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Opinion

Is rural Wales getting its fair share of transport investment?

28 Apr 2024 6 minute read
View from footbridge at Machynlleth station, image by Sarah Morgan Jones

Professor Stuart Cole, CBE. Emeritus Professor of Transport Economics and Policy, Prifysgol de Cymru / University of South Wales

It has been clear for over forty years that rural Wales has lost out on Welsh Government transport investment and day-to-day expenditure when compared with urban areas.

But is it as simple as the greater concentration of population where density per square kilometre varies from 545 persons in the southeast (affected by 24% of Wales’ residents living in Cardiff) to 29 persons in the Canolbarth?

Or is it that the urban oriented analysis applied to rural Wales is inappropriate and a new approach is needed?

This week Welsh Government set out its transport and economy priorities. First Minister Vaughan Gethin in the Senedd said “Transport improvements will take place across Wales for the benefit of the whole of Wales”. Meanwhile on BBC Politics Wales, economy secretary Jeremy Miles said the economy was the most fundamental issue we need to address in Wales.

These policy definitions are key to transport investment. Currently most decisions use the WelTAG / HM Treasury evaluation process which gives priority to the highest benefit cost ratio (BCR) – in the urban north coast and southeast Wales.

Value for money

It has sought since the 1960’s, one might say quite reasonably, to achieve best value for money for taxpayers.

There are some allowances to be made in the Treasury’s evaluation in that it expects a BCR of 2:1 in general; it will allow 0.5:1 for lesser populated areas.

Now that doesn’t mean reopening the Carmarthen – Aberystwyth railway line will be justified simply because the capital cost is too great. However there are many applications of funding which can be justified, but which require a different evaluation basis.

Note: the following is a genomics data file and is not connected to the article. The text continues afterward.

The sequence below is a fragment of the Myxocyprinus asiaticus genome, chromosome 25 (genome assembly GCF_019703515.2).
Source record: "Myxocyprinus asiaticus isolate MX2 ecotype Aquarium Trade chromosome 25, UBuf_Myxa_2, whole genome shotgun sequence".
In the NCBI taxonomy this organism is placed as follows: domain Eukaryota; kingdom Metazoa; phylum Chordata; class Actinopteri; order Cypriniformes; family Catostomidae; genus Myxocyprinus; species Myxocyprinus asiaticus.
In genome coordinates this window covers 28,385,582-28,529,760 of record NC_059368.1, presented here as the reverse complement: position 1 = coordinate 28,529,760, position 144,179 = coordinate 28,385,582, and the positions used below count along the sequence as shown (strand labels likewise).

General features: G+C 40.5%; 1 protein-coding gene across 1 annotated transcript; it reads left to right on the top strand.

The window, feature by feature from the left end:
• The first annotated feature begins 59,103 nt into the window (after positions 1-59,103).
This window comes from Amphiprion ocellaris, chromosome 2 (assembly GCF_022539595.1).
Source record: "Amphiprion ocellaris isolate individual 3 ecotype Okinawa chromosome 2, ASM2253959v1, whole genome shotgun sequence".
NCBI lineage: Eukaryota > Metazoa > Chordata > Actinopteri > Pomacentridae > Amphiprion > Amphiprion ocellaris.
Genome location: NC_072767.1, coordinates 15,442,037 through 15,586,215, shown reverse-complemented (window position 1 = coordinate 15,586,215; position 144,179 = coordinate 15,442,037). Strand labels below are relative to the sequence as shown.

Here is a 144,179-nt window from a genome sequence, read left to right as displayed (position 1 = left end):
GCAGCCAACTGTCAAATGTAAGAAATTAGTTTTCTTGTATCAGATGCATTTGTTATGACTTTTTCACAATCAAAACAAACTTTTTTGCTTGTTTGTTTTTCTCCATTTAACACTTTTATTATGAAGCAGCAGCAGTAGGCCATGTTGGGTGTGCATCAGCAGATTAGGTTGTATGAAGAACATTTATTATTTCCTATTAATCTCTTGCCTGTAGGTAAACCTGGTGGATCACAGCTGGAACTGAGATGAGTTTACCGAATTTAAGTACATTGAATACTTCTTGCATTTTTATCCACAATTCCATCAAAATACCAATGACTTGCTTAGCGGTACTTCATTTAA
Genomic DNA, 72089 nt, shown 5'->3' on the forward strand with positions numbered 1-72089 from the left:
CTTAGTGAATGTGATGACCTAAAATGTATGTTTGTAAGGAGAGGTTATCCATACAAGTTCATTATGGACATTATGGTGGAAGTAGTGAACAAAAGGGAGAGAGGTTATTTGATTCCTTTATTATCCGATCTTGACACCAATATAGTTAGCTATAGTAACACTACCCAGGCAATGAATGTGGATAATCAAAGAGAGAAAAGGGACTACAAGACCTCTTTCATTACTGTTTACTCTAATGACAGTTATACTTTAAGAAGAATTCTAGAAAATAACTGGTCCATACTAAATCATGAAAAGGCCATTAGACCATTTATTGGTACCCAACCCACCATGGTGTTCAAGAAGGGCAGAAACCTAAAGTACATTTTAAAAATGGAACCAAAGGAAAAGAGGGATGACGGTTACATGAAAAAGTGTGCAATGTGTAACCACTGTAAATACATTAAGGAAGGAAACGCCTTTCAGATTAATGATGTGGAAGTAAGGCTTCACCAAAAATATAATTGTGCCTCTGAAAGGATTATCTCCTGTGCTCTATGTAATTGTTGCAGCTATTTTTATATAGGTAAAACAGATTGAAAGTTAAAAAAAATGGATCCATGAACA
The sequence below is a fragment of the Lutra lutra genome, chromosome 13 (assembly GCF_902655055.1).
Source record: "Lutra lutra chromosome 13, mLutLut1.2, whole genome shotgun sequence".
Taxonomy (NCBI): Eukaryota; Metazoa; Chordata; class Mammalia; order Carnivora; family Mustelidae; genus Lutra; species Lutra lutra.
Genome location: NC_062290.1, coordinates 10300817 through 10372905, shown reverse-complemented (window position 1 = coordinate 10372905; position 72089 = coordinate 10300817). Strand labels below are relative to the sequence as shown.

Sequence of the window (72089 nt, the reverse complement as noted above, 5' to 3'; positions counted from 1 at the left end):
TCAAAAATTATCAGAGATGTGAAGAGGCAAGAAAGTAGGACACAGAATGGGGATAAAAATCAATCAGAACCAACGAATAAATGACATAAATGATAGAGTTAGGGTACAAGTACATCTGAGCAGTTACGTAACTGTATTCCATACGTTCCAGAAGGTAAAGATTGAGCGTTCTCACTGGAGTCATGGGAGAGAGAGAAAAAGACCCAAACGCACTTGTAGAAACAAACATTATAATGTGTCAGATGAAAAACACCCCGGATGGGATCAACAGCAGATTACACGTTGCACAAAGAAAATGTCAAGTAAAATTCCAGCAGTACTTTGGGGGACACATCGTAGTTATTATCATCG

Essentially, modern day rural transport is a distribution problem – of population and travel options within a specific area, rather than referring generally to ‘rural’ areas.

There are significant spatial and social inequalities in mobility. If levelling-up was ever relevant it is in rural areas accessibility.

Spatially there are deep rural areas and even urban shadow locations (in for example the Vale of Glamorgan and the Gower) where access to buses is limited to inter urban services or services extending out of the nearby urban centre. TfW’s inter-urban TrawsCymru network provides exactly that.

A rural fflecsi Bwcabus service. Photo TfW

But an integrated network of local feeder services or demand responsive transport (DRT) operations (e.g. Bwcabus / Fflecsi) are needed for those with no access to a car but away from the main service route.

This group may be unable to drive because of age, medical disabilities or low income and may be a small group in areas where over 90% of households have cars, but who are too dispersed for conventional bus services.

If this group is asked “would you like a car” the answer is inevitably yes. Rather we should be asking “would you like it to be easier to get to the people and places you want to visit while improving air quality, reducing accidents and making communities more pleasant places to live”.

Withdrawing a successful (in terms of popularity and satisfying travel needs) but expensive Bwcabus demand-responsive operation in southwest Wales does not seem consistent with this situation.

Revenue support

Meanwhile, most train services receive revenue support – in rural areas up to £15+ per passenger trip. However, they have a social objective to support.

It is this loss of modal choice through the decline in public transport which forces rural residents to buy cars and has created the travel mode vicious circle. Low incomes have also led to families leaving the area and moving to towns where more social and retail facilities are available.

The community spirit, and in some cases Cymraeg as the primary language, based on several generations of residency may also be lost. It may also coincide with incomers buying property from cottages to country houses at modest prices compared with the selling price of their previous home thus pushing up rural house prices. Not all have the same empathy with their area nor with Cymru Wales.

Machynlleth station, image by Sarah Morgan Jones